This machine tracks where you are looking and how large your pupils are at a rate of 120x/second using an infrared (invisible) light that bounces off the back of your retina and is measured with the eyebar (below the monitor).  You won't feel a thing.

If you take part in eyetracking, you will be asked to remain as still as possible. Our eyetracker hates mascara and hard contact lenses, so please don't wear either if you are doing one of these experiments.

Transcranial direct current stimulation (tDCS): What to expect

Soterix 4x1 tDCS stimulation unit with anodal and cathodal cables and electrode pads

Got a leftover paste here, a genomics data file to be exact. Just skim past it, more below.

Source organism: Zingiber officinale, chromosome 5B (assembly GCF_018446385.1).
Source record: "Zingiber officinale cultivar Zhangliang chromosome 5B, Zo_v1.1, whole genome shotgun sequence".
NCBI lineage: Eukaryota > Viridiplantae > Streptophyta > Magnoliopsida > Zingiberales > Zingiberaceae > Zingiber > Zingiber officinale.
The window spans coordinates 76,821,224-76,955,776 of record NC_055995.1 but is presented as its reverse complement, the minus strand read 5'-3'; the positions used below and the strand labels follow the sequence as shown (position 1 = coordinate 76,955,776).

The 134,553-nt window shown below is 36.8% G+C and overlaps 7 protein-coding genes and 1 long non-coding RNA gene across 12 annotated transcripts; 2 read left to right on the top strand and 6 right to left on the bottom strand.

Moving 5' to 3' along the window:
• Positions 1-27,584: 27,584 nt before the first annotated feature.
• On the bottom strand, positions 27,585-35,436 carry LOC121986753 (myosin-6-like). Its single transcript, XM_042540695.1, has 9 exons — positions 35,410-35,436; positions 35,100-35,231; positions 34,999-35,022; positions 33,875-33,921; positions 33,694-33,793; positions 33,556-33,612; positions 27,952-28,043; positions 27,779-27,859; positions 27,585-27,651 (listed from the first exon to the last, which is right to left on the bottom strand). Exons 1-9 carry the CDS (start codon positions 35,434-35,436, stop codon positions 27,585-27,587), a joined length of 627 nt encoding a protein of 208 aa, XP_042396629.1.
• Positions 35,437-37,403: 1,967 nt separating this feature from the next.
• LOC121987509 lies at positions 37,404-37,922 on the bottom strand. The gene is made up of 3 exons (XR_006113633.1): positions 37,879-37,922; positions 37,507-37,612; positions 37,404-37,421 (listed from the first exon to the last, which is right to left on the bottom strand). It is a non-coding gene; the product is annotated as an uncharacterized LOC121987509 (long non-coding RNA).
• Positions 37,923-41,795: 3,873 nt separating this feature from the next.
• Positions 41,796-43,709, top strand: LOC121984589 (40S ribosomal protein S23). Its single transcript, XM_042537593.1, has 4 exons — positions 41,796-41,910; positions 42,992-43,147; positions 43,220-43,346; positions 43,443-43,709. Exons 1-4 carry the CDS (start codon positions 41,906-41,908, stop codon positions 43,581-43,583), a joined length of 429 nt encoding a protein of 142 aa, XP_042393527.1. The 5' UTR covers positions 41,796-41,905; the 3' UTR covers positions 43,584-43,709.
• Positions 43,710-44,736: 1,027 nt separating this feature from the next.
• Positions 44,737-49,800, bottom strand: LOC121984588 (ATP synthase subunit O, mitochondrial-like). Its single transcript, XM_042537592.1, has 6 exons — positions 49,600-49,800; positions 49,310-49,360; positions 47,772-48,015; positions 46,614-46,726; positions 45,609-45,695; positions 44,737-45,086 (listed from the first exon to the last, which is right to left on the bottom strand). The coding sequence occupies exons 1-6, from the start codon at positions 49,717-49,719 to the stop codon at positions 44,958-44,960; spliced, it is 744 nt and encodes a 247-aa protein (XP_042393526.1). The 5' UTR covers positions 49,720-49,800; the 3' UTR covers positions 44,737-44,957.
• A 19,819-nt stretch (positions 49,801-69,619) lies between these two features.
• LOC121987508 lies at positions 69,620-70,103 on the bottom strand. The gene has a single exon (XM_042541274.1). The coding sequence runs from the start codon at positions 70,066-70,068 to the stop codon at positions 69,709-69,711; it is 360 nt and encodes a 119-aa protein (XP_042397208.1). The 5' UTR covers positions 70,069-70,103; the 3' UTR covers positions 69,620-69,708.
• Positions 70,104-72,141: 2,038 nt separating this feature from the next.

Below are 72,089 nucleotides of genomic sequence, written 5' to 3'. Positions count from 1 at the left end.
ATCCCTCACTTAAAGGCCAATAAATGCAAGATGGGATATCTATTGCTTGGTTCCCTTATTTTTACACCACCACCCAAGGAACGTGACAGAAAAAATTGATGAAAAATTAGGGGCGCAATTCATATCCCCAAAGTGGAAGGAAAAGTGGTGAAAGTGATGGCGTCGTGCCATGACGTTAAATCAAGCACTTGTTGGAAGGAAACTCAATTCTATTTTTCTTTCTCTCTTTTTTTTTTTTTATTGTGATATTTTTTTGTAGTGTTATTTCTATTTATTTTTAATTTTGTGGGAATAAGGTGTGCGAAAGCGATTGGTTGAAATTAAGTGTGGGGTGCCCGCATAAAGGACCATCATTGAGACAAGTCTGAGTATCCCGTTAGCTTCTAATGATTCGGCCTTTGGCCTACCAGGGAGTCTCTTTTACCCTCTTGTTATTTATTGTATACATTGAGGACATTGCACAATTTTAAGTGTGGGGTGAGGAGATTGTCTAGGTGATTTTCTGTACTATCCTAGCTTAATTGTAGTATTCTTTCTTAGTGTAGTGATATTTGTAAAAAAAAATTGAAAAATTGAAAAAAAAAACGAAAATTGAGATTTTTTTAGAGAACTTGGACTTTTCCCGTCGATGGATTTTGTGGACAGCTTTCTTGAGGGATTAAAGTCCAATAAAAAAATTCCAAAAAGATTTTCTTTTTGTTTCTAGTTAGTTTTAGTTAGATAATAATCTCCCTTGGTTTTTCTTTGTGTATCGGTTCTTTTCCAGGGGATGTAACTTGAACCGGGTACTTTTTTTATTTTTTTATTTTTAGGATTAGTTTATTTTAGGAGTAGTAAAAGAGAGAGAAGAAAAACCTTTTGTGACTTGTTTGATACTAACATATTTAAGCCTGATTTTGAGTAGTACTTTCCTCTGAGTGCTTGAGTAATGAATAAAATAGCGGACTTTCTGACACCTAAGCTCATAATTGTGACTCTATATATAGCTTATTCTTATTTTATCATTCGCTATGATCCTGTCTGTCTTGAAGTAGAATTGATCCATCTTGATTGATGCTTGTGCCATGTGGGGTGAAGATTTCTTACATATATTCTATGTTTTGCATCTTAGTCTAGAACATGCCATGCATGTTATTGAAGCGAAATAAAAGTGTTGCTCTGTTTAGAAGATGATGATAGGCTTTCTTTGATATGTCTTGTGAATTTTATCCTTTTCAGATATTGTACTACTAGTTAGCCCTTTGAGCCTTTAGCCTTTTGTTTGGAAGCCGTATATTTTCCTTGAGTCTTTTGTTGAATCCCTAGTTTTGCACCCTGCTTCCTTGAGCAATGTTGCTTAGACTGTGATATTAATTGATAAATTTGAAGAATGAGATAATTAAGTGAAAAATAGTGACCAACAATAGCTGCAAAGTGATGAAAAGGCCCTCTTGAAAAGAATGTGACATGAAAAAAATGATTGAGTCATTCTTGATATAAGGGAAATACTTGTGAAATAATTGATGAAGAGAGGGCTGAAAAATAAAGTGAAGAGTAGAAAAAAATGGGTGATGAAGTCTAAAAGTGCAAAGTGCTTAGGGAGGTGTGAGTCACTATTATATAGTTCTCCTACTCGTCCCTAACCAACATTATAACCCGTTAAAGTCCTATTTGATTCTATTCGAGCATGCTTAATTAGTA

Soterix 4x1 tDCS stimulation unit with anodal and cathodal cables and electrode pads

Here's what our tDCS unit looks like. It is powered by two 9-volt batteries. The unit itself has a stepdown transformer that reduces the applied current to 2mA (2/1000 of 1 Ampere). For an idea of this current strength, a standard electrical 110v outlet delivers a current about 15 amperes. 

tDCS delivers a VERY weak current. It feels much like a mosquito at first, and most people habituate to the tingling sensation within a minute or two. The black electrode paddles deliver the current (direct current +/-) over focal parts of your scalp. The goal is to stimulate the underlying cortical structures in a particular way. The paddles form a circuit. 

Amelia (our lab coordinator) getting 'sponged' by our postdoctoral fellow, Richard Binney.

Amelia (our lab coordinator) getting 'sponged' by our postdoctoral fellow, Richard Binney.